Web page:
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Busting Anti-Vaccine Myths While Supporting Autistic People

Shannon Des Roches Rosa www.Squidalicious.com Yesterday I was given the opportunity to head a “Let’s Talk About Autism” discussion for the excellent organization Voices for Vaccines, in order to help vaccine advocates understand how anti-vaccine information can be hurtful to the autistic community, and with the hope that better understanding about autism as part of pro-vaccine messaging will help spread acceptance of autistic people like my son Leo. If you missed the discussion, which was followed by a Q&A, one option is to listen to the Voices for Vaccines “Let’s Talk About Autism” recording. Another is to read the simultaneous conversation on Twitter, which Liz Ditz kindly Storified. Or you could read the below version of the talk I gave, though the live version include some improvisation. This transcript also does not include the Q&A session, though its highlights are covered in Liz’s Storify post. —- I’ve been writing about autism…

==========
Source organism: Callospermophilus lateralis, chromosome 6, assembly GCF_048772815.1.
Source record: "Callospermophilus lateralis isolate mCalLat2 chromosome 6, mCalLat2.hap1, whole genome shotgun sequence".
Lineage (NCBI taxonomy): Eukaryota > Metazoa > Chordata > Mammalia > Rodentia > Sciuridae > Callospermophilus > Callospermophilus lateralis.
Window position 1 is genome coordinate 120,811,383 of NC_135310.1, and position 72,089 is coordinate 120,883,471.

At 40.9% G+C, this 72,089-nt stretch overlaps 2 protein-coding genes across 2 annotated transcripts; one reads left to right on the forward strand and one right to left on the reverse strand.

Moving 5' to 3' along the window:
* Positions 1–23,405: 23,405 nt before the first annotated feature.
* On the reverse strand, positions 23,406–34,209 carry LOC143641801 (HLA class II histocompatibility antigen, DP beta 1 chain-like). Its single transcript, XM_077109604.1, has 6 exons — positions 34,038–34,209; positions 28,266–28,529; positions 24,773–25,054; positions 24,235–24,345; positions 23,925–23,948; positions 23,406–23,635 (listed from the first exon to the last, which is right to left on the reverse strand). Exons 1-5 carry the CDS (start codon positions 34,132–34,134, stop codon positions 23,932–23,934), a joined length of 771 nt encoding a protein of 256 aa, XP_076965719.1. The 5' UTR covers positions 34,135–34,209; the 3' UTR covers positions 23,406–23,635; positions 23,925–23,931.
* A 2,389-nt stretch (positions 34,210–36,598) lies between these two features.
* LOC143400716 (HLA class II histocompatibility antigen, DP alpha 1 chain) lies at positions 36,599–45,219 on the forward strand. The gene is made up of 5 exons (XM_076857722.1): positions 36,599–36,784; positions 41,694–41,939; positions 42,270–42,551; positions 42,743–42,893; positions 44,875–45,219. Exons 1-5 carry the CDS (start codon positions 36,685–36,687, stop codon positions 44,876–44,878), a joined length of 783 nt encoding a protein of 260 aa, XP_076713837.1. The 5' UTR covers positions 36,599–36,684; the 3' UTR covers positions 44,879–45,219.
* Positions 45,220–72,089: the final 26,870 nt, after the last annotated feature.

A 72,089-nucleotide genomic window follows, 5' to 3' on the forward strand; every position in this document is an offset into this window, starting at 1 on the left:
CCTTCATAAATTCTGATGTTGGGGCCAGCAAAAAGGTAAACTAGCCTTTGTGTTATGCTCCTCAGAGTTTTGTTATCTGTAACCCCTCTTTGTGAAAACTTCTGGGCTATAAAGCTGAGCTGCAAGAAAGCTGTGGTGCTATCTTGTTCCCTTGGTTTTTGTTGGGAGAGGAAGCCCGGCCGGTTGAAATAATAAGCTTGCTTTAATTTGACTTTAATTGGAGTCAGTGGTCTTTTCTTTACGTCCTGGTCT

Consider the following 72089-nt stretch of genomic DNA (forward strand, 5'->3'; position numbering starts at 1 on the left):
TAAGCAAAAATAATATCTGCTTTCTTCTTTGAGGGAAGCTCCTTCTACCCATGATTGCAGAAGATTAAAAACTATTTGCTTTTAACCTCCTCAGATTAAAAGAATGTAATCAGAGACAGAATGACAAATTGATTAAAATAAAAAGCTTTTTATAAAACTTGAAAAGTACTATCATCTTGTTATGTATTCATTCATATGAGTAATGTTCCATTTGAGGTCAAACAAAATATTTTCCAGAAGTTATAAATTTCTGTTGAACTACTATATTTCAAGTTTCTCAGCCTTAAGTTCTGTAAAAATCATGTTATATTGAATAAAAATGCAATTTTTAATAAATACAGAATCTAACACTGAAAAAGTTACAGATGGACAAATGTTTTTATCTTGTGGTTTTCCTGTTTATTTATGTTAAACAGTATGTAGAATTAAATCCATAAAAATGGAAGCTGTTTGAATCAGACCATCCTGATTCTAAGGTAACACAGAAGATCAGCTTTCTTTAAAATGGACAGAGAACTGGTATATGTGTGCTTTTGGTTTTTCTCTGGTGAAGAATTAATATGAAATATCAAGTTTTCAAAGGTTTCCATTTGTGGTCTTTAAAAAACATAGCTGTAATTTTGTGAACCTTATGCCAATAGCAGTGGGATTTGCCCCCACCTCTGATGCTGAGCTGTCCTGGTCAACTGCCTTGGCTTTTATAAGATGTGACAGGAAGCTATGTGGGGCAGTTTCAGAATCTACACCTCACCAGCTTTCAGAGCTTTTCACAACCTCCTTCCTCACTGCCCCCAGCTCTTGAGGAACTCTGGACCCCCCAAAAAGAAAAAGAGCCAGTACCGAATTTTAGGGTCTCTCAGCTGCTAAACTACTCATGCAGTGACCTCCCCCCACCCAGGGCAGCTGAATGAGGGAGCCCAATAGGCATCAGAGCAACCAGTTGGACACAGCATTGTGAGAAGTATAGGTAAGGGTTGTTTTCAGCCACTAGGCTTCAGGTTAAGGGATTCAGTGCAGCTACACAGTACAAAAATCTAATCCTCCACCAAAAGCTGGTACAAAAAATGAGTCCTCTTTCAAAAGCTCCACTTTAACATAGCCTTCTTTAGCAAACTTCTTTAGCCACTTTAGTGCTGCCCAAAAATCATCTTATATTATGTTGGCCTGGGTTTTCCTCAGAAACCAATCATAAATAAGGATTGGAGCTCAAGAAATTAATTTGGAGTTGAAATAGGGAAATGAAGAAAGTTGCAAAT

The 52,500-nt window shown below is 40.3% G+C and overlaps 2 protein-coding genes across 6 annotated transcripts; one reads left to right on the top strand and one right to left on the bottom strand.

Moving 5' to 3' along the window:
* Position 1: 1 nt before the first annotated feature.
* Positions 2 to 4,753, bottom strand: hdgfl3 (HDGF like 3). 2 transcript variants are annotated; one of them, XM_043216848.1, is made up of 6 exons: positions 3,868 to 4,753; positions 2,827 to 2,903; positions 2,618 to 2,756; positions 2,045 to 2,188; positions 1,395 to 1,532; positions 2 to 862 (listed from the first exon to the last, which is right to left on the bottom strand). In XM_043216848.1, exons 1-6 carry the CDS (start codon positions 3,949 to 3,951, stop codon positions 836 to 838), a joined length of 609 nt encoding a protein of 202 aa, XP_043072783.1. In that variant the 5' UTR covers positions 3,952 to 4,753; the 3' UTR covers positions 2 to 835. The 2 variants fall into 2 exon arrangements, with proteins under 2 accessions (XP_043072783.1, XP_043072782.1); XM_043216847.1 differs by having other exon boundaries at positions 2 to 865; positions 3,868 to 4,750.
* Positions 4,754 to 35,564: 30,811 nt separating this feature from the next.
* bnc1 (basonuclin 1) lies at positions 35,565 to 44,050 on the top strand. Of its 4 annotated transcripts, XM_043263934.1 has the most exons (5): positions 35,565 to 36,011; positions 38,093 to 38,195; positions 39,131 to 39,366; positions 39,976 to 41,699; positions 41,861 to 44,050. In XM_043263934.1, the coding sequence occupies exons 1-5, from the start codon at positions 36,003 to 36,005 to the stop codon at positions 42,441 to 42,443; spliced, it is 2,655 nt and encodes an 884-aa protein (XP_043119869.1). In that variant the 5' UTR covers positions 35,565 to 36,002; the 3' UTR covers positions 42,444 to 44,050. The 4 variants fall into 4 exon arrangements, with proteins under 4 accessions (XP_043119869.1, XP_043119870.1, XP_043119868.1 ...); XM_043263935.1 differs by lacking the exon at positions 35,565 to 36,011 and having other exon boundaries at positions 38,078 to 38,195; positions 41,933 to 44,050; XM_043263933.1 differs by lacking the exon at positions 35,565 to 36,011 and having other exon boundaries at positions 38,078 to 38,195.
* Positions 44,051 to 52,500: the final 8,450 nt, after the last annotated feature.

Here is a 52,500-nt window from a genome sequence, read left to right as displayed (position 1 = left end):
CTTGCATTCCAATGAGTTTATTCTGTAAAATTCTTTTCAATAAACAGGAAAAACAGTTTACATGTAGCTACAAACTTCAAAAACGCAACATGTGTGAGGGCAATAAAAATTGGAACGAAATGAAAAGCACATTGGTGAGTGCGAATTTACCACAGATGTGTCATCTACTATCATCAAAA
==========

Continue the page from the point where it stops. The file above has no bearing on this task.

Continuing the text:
“How Do You Not Have Hate in Your Heart?”

One of our autistic community members, who was frustrated with being treated dismissively by non-autistic people, asked us this question via email. Another of our autistic community members answered the question, with both thoughtfulness and strategic advice. The two then gave us permission to post their exchange. We hope readers who are not autistic will show respect by listening, learning, and asking questions if appropriate; and that those who are autistic will find (and share) their own strategies and advice. —- Question for autistic people: How do you not have hate in your heart? I got into a discussion with several people who are not on the spectrum, and was just battered from all sides by ableism, willful ignorance and ad hominem attacks. No one was interested in what I had to say. I was called selfish, stuck up, angry, and expletives I can’t repeat here. I was even told…

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John Robison at IMFAR: On Autism Rights, Ethics, & Priorities